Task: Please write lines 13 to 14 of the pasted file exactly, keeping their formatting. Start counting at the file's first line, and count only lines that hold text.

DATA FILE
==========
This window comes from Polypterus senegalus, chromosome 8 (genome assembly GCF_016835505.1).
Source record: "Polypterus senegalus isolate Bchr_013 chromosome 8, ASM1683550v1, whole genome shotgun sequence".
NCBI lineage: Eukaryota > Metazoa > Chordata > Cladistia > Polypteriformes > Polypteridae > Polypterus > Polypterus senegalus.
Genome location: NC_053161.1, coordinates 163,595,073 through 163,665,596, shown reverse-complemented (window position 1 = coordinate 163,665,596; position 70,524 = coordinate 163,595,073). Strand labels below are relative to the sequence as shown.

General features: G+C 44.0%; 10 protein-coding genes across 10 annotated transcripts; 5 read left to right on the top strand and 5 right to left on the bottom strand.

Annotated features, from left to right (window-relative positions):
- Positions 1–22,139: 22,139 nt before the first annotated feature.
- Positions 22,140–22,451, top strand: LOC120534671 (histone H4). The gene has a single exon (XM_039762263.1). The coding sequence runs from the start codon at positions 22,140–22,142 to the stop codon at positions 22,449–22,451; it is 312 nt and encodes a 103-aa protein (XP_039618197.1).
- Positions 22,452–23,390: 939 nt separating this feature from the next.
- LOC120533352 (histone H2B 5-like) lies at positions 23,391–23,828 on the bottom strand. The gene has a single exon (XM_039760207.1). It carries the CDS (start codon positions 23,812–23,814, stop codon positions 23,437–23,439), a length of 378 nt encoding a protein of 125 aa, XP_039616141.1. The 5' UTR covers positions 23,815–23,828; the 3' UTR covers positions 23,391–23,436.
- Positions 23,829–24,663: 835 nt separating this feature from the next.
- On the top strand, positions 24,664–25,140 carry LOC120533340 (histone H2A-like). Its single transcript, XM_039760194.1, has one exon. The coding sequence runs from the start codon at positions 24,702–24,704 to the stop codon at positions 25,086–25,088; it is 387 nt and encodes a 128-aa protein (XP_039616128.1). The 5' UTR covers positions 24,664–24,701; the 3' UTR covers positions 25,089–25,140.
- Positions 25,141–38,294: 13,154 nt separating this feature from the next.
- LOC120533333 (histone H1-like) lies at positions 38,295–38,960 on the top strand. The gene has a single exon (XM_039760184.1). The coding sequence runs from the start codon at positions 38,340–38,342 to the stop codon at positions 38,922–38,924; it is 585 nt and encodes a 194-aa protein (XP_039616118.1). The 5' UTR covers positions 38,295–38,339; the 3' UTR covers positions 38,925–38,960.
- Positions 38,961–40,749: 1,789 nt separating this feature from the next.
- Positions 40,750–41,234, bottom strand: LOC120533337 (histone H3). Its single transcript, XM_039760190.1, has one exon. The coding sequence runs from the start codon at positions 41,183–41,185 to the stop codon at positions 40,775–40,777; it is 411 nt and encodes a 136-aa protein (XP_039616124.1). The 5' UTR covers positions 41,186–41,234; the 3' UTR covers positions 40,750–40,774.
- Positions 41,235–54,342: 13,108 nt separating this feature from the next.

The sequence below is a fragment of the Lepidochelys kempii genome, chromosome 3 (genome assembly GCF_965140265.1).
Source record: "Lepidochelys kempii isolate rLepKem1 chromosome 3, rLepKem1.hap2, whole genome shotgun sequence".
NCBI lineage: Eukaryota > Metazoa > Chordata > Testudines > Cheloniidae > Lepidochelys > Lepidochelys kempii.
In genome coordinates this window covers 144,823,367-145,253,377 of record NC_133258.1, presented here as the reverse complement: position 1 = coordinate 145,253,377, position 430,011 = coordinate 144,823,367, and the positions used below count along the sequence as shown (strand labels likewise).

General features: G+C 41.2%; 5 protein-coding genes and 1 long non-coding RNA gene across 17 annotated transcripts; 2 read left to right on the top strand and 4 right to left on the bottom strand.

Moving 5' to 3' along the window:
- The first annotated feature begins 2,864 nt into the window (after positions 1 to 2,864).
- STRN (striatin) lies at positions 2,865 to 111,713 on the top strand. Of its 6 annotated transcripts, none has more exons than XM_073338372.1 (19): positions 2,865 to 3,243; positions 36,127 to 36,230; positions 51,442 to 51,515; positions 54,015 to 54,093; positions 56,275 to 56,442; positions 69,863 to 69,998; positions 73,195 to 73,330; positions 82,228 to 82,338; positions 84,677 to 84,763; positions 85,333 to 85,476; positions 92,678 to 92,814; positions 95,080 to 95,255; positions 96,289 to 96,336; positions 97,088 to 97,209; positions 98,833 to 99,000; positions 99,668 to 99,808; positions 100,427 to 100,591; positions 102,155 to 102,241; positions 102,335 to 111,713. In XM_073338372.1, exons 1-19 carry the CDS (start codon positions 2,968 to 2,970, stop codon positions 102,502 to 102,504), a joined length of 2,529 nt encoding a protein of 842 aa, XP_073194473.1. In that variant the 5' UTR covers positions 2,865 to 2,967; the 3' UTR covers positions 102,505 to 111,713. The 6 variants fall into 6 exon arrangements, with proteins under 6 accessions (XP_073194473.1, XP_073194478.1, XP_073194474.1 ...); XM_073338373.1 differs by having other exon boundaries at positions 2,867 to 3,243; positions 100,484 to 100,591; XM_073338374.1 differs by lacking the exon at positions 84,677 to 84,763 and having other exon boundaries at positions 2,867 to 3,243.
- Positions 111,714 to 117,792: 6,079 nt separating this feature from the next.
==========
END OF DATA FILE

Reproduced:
- Positions 25,141–38,294: 13,154 nt separating this feature from the next.
- LOC120533333 (histone H1-like) lies at positions 38,295–38,960 on the top strand. The gene has a single exon (XM_039760184.1). The coding sequence runs from the start codon at positions 38,340–38,342 to the stop codon at positions 38,922–38,924; it is 585 nt and encodes a 194-aa protein (XP_039616118.1). The 5' UTR covers positions 38,295–38,339; the 3' UTR covers positions 38,925–38,960.